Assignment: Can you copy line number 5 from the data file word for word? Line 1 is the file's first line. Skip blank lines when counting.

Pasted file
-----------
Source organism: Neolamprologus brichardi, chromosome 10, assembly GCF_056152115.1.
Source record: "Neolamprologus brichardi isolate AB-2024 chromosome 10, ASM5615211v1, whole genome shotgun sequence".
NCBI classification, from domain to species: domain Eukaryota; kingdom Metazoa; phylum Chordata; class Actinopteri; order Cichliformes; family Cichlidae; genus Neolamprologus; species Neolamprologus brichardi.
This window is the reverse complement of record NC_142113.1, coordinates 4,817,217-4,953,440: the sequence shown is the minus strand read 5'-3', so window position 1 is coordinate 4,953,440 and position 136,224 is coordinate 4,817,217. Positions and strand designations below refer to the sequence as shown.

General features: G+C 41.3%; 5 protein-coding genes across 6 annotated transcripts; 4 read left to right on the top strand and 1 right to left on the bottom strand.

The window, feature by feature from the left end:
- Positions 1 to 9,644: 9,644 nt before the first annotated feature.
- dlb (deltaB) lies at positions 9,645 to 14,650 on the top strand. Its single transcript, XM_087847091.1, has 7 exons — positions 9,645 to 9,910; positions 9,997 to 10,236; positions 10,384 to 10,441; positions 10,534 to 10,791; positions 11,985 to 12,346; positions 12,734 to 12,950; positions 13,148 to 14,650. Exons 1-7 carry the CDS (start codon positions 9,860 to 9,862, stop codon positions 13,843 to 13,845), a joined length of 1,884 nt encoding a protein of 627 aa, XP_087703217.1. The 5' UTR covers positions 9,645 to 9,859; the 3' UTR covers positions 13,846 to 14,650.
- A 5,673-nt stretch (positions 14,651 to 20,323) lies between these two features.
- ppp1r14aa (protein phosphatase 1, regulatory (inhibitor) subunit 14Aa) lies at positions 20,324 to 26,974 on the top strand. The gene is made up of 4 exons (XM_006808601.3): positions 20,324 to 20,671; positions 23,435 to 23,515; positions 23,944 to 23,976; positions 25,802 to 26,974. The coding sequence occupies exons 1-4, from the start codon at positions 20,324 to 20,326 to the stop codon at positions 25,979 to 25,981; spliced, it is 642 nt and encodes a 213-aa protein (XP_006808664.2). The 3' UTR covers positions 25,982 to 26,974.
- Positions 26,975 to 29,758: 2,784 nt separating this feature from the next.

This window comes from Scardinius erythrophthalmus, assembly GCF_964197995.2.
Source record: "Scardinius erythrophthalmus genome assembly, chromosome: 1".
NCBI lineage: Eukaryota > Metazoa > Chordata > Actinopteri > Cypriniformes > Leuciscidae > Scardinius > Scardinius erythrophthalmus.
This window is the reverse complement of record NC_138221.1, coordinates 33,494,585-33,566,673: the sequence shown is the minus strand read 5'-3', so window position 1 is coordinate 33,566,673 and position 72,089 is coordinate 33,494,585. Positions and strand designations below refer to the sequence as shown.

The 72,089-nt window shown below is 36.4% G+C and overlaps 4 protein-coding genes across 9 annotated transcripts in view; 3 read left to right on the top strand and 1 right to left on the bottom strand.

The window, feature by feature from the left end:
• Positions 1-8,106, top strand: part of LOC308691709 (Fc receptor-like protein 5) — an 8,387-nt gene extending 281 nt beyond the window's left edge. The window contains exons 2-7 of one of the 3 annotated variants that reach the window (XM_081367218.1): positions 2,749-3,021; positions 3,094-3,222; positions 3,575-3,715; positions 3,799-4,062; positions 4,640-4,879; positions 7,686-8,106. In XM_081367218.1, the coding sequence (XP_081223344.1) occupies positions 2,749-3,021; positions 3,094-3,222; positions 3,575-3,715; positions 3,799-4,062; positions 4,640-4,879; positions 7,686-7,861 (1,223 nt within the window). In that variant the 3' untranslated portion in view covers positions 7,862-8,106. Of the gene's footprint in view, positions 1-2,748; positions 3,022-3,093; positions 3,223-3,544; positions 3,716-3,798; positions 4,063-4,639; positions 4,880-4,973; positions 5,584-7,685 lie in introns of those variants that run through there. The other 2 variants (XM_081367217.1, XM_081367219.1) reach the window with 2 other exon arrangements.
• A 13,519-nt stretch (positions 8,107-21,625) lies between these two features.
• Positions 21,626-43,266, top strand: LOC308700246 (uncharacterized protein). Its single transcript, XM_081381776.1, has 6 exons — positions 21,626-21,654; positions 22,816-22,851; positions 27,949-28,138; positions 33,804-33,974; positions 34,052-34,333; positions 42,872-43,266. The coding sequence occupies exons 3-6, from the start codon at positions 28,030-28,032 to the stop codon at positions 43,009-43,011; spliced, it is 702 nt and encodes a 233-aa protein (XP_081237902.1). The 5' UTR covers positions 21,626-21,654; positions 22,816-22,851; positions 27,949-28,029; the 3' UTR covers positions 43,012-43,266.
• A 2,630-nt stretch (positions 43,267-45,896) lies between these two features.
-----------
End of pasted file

General features: G+C 41.3%; 5 protein-coding genes across 6 annotated transcripts; 4 read left to right on the top strand and 1 right to left on the bottom strand.